“The motive for me helping him was that I was moved by the response to my father’s work,” she says. “Especially from Westerners – French, Italian visitors … That’s why I became his agent.”
With a clear appreciation of marketing, Diane is forthright about exploring more commercial opportunities for her dad and, while attempts at gaining exposure in Europe have not yet borne fruit, she is enthusiastic about the potential for further partnerships with well-known enterprises such as Chungyo.
“They have an art gallery in the store, so I contacted them to hold an exhibition of my father’s works,” she says. “After that, they began using his sculptures as gifts for manufacturers and producers whose revenues [for the store] are over NT$10 million.”
As with most artistic sculptures, there is a limited number of casts. “This one has six,” she says, removing a pint-sized Guang Yu figurine from a presentation box by way of demonstration. “Some of the others have up to 12 copies. It depends on the level of the company.”
Although this kind of production-line cobranding is something of a departure from Hsieh’s previous work, commercial projects are nothing new to the artist. “When I was a child, my father couldn’t sell his art,” says Diane as we step outside. “People didn’t really understand it then; it was too contemporary. So, he had to do this kind of stuff.”
Indeed, many of the statues outside represent what Diane calls “selective, memorial sculptures” for private individuals. Some are of relatively obscure public figures. To the right of the door to the yard, for example, there’s a severe-looking, bespectacled fellow, clad in a chángshān robe. Hands folded, atop a cane, he grimaces like a history teacher disgruntled by a particularly inane answer.
“Dad, who’s that?” Diane asks, noticing my interest.
“Lu Shih-ming– Changhua County Magistrate in the early 1960s,” Hsieh replies. “A lot of those government officials wanted me to do sculptures of them.”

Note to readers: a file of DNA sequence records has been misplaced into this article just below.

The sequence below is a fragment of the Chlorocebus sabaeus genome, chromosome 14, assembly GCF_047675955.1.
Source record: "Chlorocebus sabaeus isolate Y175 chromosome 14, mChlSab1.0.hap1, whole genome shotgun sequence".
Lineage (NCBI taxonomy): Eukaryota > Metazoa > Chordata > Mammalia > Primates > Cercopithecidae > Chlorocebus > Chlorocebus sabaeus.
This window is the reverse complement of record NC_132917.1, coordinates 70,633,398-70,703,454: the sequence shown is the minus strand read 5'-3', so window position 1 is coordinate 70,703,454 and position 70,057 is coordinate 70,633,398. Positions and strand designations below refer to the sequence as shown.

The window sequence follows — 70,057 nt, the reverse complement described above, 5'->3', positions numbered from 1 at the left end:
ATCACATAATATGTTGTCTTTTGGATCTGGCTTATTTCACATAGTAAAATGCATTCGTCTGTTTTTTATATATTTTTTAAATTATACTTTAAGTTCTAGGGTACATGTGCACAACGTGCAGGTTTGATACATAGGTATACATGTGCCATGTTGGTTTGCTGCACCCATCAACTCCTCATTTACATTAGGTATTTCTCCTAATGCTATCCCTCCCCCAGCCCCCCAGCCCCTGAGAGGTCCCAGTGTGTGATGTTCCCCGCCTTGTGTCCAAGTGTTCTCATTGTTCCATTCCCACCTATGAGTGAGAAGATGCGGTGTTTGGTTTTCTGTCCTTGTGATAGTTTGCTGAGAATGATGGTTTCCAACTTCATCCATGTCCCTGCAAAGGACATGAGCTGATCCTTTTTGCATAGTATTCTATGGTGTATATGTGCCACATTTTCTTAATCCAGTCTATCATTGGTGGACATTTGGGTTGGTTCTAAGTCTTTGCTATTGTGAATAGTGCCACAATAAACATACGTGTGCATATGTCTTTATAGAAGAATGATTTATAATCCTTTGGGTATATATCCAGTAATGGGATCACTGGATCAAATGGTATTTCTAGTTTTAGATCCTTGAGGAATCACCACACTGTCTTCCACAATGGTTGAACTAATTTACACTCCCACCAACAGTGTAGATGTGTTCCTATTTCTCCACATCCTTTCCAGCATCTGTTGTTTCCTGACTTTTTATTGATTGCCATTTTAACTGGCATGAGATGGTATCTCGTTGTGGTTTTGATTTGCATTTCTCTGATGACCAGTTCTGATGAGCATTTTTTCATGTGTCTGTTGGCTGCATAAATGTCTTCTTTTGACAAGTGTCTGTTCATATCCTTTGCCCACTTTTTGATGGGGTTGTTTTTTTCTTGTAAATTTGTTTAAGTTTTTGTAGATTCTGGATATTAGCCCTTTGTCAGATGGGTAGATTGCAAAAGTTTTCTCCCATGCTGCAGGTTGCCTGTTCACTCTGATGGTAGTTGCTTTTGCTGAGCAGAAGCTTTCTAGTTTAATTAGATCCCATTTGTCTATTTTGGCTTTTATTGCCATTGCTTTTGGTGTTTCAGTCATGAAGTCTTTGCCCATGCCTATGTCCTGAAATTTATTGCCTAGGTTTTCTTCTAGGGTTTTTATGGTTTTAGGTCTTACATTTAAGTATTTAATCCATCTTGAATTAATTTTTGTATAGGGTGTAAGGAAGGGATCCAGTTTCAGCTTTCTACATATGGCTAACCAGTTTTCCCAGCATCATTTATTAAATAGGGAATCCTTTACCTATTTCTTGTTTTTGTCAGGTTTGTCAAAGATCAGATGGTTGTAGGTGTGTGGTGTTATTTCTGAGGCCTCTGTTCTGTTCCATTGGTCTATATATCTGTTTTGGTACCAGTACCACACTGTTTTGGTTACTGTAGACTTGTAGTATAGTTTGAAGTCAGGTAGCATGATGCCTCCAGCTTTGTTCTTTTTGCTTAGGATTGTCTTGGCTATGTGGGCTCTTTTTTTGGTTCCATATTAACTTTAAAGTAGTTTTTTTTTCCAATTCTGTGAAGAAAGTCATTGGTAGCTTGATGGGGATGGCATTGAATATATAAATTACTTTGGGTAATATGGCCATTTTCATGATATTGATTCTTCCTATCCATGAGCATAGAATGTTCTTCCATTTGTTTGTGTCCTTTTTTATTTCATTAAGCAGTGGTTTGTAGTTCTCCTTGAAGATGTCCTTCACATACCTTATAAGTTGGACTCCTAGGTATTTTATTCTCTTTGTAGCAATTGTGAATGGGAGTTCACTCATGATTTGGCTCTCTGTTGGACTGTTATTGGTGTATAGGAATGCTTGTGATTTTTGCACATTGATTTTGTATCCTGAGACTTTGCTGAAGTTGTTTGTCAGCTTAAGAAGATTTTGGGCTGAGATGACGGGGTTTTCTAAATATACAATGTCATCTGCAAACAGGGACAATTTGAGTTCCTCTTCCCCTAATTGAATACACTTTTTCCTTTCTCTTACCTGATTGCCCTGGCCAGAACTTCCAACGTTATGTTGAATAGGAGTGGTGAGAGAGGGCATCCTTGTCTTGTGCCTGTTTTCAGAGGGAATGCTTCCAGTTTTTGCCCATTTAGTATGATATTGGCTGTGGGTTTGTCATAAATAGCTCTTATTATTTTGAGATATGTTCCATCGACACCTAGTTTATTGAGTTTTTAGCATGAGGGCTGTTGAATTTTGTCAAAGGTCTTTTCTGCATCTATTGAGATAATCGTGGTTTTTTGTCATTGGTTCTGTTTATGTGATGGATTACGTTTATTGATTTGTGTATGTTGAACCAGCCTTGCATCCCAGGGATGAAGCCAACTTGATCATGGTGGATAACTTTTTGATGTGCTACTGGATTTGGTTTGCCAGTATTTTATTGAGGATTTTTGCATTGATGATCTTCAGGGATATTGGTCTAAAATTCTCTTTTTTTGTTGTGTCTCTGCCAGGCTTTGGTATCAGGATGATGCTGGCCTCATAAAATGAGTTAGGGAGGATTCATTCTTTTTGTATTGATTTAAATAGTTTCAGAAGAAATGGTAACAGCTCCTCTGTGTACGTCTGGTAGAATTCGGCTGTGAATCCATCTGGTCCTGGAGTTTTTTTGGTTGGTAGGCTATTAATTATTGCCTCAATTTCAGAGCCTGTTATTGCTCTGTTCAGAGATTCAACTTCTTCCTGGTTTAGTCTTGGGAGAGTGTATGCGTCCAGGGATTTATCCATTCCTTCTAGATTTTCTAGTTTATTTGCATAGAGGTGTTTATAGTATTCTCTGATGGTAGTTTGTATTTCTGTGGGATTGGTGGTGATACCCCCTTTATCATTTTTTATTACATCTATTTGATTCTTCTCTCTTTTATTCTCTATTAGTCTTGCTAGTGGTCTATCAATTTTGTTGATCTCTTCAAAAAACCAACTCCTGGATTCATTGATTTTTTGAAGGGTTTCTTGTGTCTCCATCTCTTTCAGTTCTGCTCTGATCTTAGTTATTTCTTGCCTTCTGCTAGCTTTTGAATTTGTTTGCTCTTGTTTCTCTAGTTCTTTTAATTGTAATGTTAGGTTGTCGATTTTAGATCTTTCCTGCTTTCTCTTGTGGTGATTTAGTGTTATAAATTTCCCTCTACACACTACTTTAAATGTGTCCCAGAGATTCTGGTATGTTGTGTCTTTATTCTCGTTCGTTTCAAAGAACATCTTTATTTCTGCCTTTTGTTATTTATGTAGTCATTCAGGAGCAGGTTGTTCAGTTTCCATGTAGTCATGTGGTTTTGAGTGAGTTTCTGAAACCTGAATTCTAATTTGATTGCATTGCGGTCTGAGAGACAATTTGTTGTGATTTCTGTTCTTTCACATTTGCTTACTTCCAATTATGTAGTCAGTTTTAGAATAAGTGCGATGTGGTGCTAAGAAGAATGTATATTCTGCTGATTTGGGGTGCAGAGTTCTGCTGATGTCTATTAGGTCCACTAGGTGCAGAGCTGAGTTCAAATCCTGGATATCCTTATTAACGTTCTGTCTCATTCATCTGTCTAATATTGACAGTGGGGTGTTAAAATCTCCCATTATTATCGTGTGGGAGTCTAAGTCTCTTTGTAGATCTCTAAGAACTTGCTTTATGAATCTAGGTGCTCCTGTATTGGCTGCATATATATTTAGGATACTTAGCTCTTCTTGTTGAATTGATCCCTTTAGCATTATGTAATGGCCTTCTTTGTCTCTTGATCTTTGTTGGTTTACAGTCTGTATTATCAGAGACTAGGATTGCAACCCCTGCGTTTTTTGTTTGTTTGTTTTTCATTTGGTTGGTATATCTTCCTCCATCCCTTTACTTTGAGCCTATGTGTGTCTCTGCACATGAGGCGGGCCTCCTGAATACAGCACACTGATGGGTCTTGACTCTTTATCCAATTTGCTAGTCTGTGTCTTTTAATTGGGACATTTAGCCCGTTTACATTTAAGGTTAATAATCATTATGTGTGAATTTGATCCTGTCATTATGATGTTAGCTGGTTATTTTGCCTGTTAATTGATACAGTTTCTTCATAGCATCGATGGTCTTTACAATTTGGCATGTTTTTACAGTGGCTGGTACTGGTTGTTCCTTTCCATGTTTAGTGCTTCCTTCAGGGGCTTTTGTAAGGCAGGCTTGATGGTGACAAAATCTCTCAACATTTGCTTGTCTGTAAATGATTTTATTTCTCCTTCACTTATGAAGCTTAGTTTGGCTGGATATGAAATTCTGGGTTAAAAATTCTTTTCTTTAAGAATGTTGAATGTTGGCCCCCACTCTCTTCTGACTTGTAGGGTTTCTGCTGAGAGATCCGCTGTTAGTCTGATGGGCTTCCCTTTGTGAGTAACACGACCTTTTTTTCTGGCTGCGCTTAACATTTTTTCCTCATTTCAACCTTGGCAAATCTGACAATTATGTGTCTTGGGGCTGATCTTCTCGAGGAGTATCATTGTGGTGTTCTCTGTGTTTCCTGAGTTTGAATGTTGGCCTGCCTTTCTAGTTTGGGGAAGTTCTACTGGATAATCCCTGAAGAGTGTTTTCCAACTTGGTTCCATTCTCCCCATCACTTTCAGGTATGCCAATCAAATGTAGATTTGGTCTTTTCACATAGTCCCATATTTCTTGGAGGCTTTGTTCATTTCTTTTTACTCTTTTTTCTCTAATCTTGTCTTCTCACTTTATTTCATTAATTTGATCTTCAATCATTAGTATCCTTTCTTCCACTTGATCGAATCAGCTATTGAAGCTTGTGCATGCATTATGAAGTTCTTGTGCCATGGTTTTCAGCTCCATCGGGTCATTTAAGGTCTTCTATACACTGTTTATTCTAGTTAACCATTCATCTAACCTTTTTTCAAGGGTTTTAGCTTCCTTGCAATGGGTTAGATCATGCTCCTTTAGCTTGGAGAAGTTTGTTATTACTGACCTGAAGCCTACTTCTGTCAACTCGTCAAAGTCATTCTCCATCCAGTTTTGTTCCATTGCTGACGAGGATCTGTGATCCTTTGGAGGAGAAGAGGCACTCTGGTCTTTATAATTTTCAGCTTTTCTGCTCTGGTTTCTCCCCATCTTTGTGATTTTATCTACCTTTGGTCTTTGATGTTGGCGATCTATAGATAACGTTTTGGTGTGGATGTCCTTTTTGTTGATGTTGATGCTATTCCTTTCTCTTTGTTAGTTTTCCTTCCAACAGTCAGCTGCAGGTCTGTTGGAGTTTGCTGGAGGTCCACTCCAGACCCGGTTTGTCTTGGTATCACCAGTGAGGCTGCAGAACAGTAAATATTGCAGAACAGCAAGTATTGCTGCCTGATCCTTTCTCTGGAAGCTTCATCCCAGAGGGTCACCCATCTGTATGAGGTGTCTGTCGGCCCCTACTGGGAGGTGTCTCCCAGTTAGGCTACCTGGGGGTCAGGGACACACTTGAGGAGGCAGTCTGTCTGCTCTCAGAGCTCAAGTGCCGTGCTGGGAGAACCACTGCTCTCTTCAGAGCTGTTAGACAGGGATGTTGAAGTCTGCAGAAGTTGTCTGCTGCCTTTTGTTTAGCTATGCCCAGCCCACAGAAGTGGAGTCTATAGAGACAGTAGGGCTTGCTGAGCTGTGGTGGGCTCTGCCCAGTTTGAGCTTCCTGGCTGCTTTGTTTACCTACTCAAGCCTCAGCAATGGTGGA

Further along the wall, incongruously placed behind the outstretched assault rifle of a combat-helmeted soldier, is an altogether more benevolent looking figure. This is Lee Yuan-tseh (better known in the English-speaking world as Yuan T. Lee, who won the Nobel Prize in Chemistry in 1986. “That was just after he’d become President of Academia Sinica,” says Hsieh, referring to Taiwan’s national research institution. “He came here, and I did that for him.”
Some of the works have a more personal significance. The pigtailed girl peeping from the pillar, who I’d noticed during my initial reconnaissance, turns out to be a 10-year-old Diane. A companion piece of her elder sister, dressed in a loose blouse that hangs over her bare thighs, can be found leaning against a wall round the back. Beside an irregular oval window onto the exhibition room, dressed in what might uncharitably be described as a “wife-beater,” Hsieh’s father stoops with a tennis racket in mid-backswing.
“He played for 86 years – from 11 years old until he was 97.” says Hsieh.
On a shingled area near an iron gate that marks the division between the two buildings, is small sculpture hewn from a craggy lump of rock. It depicts a couple seated on a bench. An air of great contentment is palpable in their demeanour, the round-faced woman concentrating on something her partner is saying, as the latter, a moustachioed man in a fisherman’s beanie, slouches back in his seat, a cup of something held against his belly.
“Ju Ming and his wife,” says Hsieh.
It takes me a second to register. One of Taiwan’s most famous artists, Ju Ming is probably best known for his Taichi Series, comprising 62 chunky, angular pieces featuring martial arts practitioners in various poses. Copies can be seen all over Taiwan.
“A good friend of my father,” Diane says. It’s not hard to see why they would be kindred spirits.
There are also the grander, more famous works – the ones that first attracted my attention. These are the pieces upon which Hsieh’s reputation was built and cemented.
The elongated lady from TFAM is a piece from 1984 called, in English, “Look Forward”; the man in the rice hat sheltering the youth is “Walk with Me”, which is part of the National Taiwan Museum of Fine Arts Collection in Taichung; and the sculpture of the muscular duo heaving their unconscious companion, which has been translated into English literally as “On Ancient Path” and prosaically as “Rescue of Coal-Mine Victim” can be found outside New Taipei City Gold Museum at Jinguashi. Completed between 1980 and 1981, these latter two works tail-ended the Realistic Series with which Hsieh began his career as a 20-year-old in 1969.